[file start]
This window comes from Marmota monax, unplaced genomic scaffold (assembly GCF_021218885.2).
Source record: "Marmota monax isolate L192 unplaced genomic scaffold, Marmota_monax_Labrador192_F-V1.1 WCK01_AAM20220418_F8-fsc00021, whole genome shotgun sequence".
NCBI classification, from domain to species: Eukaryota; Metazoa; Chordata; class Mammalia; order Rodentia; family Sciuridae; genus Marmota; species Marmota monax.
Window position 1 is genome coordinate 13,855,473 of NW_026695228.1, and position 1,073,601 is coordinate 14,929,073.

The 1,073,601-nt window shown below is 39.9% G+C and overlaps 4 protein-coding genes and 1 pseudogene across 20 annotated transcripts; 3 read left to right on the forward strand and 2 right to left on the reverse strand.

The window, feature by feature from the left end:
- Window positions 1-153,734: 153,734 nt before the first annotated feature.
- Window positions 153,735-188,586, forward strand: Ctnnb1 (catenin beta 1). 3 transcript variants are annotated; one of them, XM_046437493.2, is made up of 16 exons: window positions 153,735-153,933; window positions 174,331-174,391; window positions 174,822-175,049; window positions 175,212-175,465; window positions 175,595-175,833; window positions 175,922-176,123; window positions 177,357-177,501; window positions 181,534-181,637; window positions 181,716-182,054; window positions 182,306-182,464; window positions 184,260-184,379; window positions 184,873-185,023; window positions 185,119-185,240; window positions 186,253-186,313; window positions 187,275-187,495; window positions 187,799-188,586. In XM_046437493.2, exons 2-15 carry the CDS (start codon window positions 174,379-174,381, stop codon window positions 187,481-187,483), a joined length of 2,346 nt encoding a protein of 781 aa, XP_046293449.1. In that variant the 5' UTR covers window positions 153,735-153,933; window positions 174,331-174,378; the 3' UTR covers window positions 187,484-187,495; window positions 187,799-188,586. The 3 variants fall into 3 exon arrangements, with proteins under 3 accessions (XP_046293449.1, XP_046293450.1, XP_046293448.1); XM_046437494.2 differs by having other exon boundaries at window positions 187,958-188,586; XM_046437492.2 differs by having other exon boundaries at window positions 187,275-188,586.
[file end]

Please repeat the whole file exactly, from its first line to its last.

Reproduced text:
This window comes from Marmota monax, unplaced genomic scaffold (assembly GCF_021218885.2).
Source record: "Marmota monax isolate L192 unplaced genomic scaffold, Marmota_monax_Labrador192_F-V1.1 WCK01_AAM20220418_F8-fsc00021, whole genome shotgun sequence".
NCBI classification, from domain to species: Eukaryota; Metazoa; Chordata; class Mammalia; order Rodentia; family Sciuridae; genus Marmota; species Marmota monax.
Window position 1 is genome coordinate 13,855,473 of NW_026695228.1, and position 1,073,601 is coordinate 14,929,073.

The 1,073,601-nt window shown below is 39.9% G+C and overlaps 4 protein-coding genes and 1 pseudogene across 20 annotated transcripts; 3 read left to right on the forward strand and 2 right to left on the reverse strand.

The window, feature by feature from the left end:
- Window positions 1-153,734: 153,734 nt before the first annotated feature.
- Window positions 153,735-188,586, forward strand: Ctnnb1 (catenin beta 1). 3 transcript variants are annotated; one of them, XM_046437493.2, is made up of 16 exons: window positions 153,735-153,933; window positions 174,331-174,391; window positions 174,822-175,049; window positions 175,212-175,465; window positions 175,595-175,833; window positions 175,922-176,123; window positions 177,357-177,501; window positions 181,534-181,637; window positions 181,716-182,054; window positions 182,306-182,464; window positions 184,260-184,379; window positions 184,873-185,023; window positions 185,119-185,240; window positions 186,253-186,313; window positions 187,275-187,495; window positions 187,799-188,586. In XM_046437493.2, exons 2-15 carry the CDS (start codon window positions 174,379-174,381, stop codon window positions 187,481-187,483), a joined length of 2,346 nt encoding a protein of 781 aa, XP_046293449.1. In that variant the 5' UTR covers window positions 153,735-153,933; window positions 174,331-174,378; the 3' UTR covers window positions 187,484-187,495; window positions 187,799-188,586. The 3 variants fall into 3 exon arrangements, with proteins under 3 accessions (XP_046293449.1, XP_046293450.1, XP_046293448.1); XM_046437494.2 differs by having other exon boundaries at window positions 187,958-188,586; XM_046437492.2 differs by having other exon boundaries at window positions 187,275-188,586.